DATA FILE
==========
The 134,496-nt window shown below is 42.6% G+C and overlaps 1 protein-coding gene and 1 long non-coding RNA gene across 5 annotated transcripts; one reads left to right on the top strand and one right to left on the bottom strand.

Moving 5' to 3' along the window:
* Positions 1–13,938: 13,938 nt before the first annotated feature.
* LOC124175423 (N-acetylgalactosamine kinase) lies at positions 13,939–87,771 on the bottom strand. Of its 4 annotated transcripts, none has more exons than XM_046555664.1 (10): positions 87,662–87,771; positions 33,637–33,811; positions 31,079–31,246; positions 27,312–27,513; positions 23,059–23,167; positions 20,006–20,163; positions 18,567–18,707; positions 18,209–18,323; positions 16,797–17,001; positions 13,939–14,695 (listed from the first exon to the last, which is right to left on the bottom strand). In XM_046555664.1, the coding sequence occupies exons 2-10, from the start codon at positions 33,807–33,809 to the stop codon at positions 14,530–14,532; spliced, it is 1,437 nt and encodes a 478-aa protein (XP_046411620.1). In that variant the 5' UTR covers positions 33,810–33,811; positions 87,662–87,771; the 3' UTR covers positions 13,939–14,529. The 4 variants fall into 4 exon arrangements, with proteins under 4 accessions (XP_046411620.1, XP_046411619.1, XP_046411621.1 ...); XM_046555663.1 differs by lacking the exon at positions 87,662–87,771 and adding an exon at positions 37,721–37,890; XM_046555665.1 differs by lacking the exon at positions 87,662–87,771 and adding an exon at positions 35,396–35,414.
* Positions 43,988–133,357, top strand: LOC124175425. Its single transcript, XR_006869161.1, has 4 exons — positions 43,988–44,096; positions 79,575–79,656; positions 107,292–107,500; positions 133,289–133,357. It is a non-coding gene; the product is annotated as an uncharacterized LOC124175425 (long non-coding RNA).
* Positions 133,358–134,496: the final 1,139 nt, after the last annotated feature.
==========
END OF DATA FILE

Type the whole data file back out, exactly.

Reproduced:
The 134,496-nt window shown below is 42.6% G+C and overlaps 1 protein-coding gene and 1 long non-coding RNA gene across 5 annotated transcripts; one reads left to right on the top strand and one right to left on the bottom strand.

Moving 5' to 3' along the window:
* Positions 1–13,938: 13,938 nt before the first annotated feature.
* LOC124175423 (N-acetylgalactosamine kinase) lies at positions 13,939–87,771 on the bottom strand. Of its 4 annotated transcripts, none has more exons than XM_046555664.1 (10): positions 87,662–87,771; positions 33,637–33,811; positions 31,079–31,246; positions 27,312–27,513; positions 23,059–23,167; positions 20,006–20,163; positions 18,567–18,707; positions 18,209–18,323; positions 16,797–17,001; positions 13,939–14,695 (listed from the first exon to the last, which is right to left on the bottom strand). In XM_046555664.1, the coding sequence occupies exons 2-10, from the start codon at positions 33,807–33,809 to the stop codon at positions 14,530–14,532; spliced, it is 1,437 nt and encodes a 478-aa protein (XP_046411620.1). In that variant the 5' UTR covers positions 33,810–33,811; positions 87,662–87,771; the 3' UTR covers positions 13,939–14,529. The 4 variants fall into 4 exon arrangements, with proteins under 4 accessions (XP_046411620.1, XP_046411619.1, XP_046411621.1 ...); XM_046555663.1 differs by lacking the exon at positions 87,662–87,771 and adding an exon at positions 37,721–37,890; XM_046555665.1 differs by lacking the exon at positions 87,662–87,771 and adding an exon at positions 35,396–35,414.
* Positions 43,988–133,357, top strand: LOC124175425. Its single transcript, XR_006869161.1, has 4 exons — positions 43,988–44,096; positions 79,575–79,656; positions 107,292–107,500; positions 133,289–133,357. It is a non-coding gene; the product is annotated as an uncharacterized LOC124175425 (long non-coding RNA).
* Positions 133,358–134,496: the final 1,139 nt, after the last annotated feature.